Politics

North Rhine-Westphalia: The state elections remain exciting

So far, the polls have hardly revealed who will win the state elections in North Rhine-Westphalia. There is a neck-and-neck race between Prime Minister Wüst and SPD man Kuchaty. There are several options for the new government.

It is the summit of the German state election marathon in 2022: when more than 13 million eligible voters are called upon to elect a new government, everyone will look to the most populous state of North Rhine-Westphalia on Sunday. The dice are cast here as to whether the CDU can continue to lead the state government with Prime Minister Hendrik Wüst (46) or whether the SPD – possibly with a bonus as chancellor party – will manage the change of power with the former North Rhine-Westphalia Minister of Justice Thomas-Kutschaty (53).

The surveys of the past few weeks do not provide any clear trend – especially not as far as possible government alliances are concerned. Only one thing is clear from all voter statements: The black and yellow state government therefore no longer has a majority, since the FDP is only seen at 7 to 8 percent (2017: 12.6).

A competition on an equal footing is emerging between the CDU and SPD. Both are around 30 percent each, with the CDU most recently leading by two to four percentage points. The challenger is still relaxed. “The race is very close,” he recently commented on the small deficit. A few percentage points more or less were within the scope of the error tolerance anyway. “You can’t derive anything from that.”

At least the proportion of undecided is still very high. In the ZDF “Politbarometer” the proportion of those who do not know for sure who or whether they are voting is 34 percent. Political scientist Stefan Marschall emphasizes that this could certainly change. “Especially a head-to-head race can mobilize people because you have the impression that every vote can make a difference,” said the Düsseldorf professor of the German Press Agency.

Hendrik Wüst: Prime Minister of North Rhine-Westphalia without an official bonus and with a low level of awareness

As a short-term prime minister, Wüst has no real bonus in office. Just under seven months ago, the then transport minister took over the leadership of the government and the state party from the failed chancellor candidate Armin Laschet.

The level of awareness of Wüst and Kuchaty is not outstanding. Marschall emphasizes that prominent people are particularly important in times when major conflict issues between the CDU and SPD are missing and it is more difficult for the citizens to distinguish what they stand for. “State elections are often personal elections.”

In this respect, Wüst cannot hope for the momentum that propelled Schleswig-Holstein’s Prime Minister Daniel Günther (CDU) to the top last Sunday. Even if he was able to raise his profile in his position as head of government and chairman of the Prime Ministers’ Conference, Wüst’s popularity is far behind Günther’s peak value. Nevertheless, the CDU head of state sees the party friend’s “strong result” as “good signals for us in North Rhine-Westphalia too”.

Greens could become “kingmakers” in North Rhine-Westphalia

Forming a coalition in NRW should also take significantly longer than in Schleswig-Holstein. According to the polls, a lot is mathematically possible: from the – highly unlikely – grand coalition to a narrow black-green majority, a traffic light made up of SPD, FDP and Greens to a “black light” with CDU, FDP and Greens. In most polls, it is just not enough for red-green – but this option is not completely out of reach either.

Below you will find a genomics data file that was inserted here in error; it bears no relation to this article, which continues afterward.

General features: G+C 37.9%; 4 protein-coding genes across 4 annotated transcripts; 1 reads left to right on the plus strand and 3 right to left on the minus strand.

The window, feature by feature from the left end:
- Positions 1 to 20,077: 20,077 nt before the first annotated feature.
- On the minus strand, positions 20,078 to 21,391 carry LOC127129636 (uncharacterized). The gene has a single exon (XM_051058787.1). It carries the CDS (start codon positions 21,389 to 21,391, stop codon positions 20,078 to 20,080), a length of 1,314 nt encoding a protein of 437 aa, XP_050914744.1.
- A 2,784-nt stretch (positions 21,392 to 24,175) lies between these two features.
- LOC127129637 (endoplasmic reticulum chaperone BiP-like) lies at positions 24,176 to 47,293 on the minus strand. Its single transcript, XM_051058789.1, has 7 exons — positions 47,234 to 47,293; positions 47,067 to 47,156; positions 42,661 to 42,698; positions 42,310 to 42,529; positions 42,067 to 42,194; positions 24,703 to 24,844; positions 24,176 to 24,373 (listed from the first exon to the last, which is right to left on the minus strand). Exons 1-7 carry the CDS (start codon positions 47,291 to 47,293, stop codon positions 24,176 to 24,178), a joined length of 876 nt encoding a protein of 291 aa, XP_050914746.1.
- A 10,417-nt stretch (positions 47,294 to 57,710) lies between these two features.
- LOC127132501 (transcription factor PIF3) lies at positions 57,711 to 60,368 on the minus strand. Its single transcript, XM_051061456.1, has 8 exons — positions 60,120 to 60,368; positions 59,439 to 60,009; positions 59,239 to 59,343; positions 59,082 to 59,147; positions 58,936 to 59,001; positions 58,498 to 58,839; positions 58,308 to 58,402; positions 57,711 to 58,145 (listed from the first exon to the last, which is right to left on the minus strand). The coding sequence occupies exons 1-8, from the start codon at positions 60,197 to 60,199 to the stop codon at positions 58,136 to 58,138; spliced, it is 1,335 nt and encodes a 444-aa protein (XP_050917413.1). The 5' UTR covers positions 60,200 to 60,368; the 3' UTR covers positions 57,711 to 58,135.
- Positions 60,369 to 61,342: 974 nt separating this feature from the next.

According to the figures, the Greens are likely to become the “kingmaker” with poll values ​​of around 17 percent and could sell themselves correspondingly expensive in probes with the CDU and SPD. Your top candidate Mona Neubaur already presented her “government plans” this week and said confidently that it “may not be so crucial” which man becomes prime minister. “Regardless of the government constellation,” the Greens would ensure change. The top candidates from the CDU, SPD, Greens and FDP do not categorically rule out anything – except cooperation with the AfD.

Open result until the end

Even after counting the votes, a lot should still be open on Sunday. For example, the runner-up could also probe with only a slight deficit with the Greens and FDP. In 2010, Hannelore Kraft had also formed a red-green minority government with 34.5 percent for the SPD, passing Jürgen Rüttgers, although his CDU had received 5882 more votes.

It is doubtful whether the skirmishes intensified in the last few weeks of the election campaign over political affairs or mistakes in dealing with Russian President Vladimir Putin will bring any gains in ground for any of the parties. “Mud fights between parties always have one victim, and that is people’s trust in politics,” warns Marschall. In the past few weeks, both State Minister for the Environment Ursula Heinen-Esser (CDU) and Federal Minister for Family Affairs Anne Spiegel (Greens) resigned as a result of the “Mallorca affair” about vacation and a party during the flood of the century.

There is speculation as to whether Kuchaty can hope for a “Scholz bonus” now that the SPD has appointed the chancellor. Since the federal government has only been in office for a few months, the social democrats could still “take momentum from the federal elections” – accelerated by their absolute majority won in Saarland, says the political scientist. For the SPD in North Rhine-Westphalia, which relies heavily on its closeness to the chancellor, especially in the final sprint, the critical voices about the chancellor’s course in Ukraine are also a risk.

Source: Stern

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